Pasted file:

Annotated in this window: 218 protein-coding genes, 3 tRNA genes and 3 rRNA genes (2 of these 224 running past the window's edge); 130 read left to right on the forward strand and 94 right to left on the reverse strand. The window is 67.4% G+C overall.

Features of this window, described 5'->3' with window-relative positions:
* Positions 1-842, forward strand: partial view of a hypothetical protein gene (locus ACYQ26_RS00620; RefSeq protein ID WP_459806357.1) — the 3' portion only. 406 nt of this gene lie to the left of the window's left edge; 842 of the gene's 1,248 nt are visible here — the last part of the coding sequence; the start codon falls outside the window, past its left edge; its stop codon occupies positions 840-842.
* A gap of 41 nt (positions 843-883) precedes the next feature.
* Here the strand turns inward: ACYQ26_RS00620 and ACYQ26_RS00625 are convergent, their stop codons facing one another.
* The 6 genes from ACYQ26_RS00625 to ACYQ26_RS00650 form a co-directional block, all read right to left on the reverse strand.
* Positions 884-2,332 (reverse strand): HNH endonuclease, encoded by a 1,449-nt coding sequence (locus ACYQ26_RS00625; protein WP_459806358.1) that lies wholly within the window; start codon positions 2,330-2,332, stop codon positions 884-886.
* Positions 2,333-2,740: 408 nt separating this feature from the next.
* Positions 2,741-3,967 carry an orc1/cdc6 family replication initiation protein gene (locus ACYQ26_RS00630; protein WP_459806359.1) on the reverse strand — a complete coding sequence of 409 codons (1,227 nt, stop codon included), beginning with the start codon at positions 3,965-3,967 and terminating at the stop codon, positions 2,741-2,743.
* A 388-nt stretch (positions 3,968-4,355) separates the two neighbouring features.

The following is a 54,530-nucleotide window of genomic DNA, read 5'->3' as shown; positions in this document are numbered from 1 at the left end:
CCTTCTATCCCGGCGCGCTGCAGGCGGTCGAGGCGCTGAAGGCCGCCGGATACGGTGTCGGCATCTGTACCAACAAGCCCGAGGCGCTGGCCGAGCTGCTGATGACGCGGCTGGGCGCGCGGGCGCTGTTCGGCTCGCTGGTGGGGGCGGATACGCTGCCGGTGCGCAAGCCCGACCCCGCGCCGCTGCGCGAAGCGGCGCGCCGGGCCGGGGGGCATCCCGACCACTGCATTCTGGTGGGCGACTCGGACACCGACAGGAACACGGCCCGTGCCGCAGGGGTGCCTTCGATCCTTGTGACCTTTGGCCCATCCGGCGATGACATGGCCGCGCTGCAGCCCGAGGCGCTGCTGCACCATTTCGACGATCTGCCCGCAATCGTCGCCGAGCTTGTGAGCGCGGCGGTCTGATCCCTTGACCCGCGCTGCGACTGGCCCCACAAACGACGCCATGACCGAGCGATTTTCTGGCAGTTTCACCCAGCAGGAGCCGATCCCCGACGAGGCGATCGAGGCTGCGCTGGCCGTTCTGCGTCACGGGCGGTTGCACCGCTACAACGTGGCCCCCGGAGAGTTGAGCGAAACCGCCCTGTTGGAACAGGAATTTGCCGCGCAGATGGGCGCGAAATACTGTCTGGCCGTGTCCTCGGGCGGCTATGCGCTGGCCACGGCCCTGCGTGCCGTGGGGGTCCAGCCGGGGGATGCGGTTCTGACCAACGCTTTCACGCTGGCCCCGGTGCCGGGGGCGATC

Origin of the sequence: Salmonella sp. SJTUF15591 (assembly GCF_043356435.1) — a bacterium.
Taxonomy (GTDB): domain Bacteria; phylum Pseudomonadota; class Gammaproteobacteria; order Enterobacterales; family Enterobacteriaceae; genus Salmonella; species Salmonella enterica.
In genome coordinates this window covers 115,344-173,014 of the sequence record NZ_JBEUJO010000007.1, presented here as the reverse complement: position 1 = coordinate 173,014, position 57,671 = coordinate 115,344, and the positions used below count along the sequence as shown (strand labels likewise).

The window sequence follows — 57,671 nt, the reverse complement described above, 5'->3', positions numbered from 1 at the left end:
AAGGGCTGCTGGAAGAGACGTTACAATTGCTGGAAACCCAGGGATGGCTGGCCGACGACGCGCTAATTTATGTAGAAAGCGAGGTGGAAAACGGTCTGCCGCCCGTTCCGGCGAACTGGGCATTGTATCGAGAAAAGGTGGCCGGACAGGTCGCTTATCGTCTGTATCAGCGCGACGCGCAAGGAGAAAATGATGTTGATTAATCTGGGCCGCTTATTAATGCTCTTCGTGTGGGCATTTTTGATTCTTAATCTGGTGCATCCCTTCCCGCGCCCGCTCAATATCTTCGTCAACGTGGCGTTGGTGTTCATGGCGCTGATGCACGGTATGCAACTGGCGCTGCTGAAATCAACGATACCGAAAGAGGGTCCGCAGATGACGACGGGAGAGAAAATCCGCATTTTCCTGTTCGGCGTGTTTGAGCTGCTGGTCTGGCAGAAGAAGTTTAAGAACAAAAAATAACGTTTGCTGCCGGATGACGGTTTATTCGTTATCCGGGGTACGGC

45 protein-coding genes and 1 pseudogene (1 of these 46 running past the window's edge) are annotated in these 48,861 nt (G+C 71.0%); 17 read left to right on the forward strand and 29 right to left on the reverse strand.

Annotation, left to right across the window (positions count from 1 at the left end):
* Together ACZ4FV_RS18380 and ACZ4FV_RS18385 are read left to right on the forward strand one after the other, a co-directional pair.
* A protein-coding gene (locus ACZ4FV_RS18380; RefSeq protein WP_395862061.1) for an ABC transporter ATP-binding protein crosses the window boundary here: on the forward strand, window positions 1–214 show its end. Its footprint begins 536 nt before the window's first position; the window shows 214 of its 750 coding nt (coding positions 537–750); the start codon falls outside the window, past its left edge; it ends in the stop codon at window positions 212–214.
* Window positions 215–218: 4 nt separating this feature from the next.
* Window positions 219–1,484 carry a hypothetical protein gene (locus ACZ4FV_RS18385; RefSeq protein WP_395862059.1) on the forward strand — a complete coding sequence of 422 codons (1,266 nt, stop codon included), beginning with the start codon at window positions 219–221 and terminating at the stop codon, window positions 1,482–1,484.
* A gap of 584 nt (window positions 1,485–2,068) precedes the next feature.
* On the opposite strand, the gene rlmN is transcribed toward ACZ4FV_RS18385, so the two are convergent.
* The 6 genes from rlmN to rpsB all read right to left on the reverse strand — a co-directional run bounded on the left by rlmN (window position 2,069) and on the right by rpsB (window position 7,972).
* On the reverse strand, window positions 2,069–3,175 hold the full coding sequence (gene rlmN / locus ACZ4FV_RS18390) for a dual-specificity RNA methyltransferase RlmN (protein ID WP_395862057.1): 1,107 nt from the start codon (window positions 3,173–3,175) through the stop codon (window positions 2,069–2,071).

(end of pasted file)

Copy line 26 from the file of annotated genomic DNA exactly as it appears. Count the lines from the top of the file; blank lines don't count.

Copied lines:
* The 6 genes from rlmN to rpsB all read right to left on the reverse strand — a co-directional run bounded on the left by rlmN (window position 2,069) and on the right by rpsB (window position 7,972).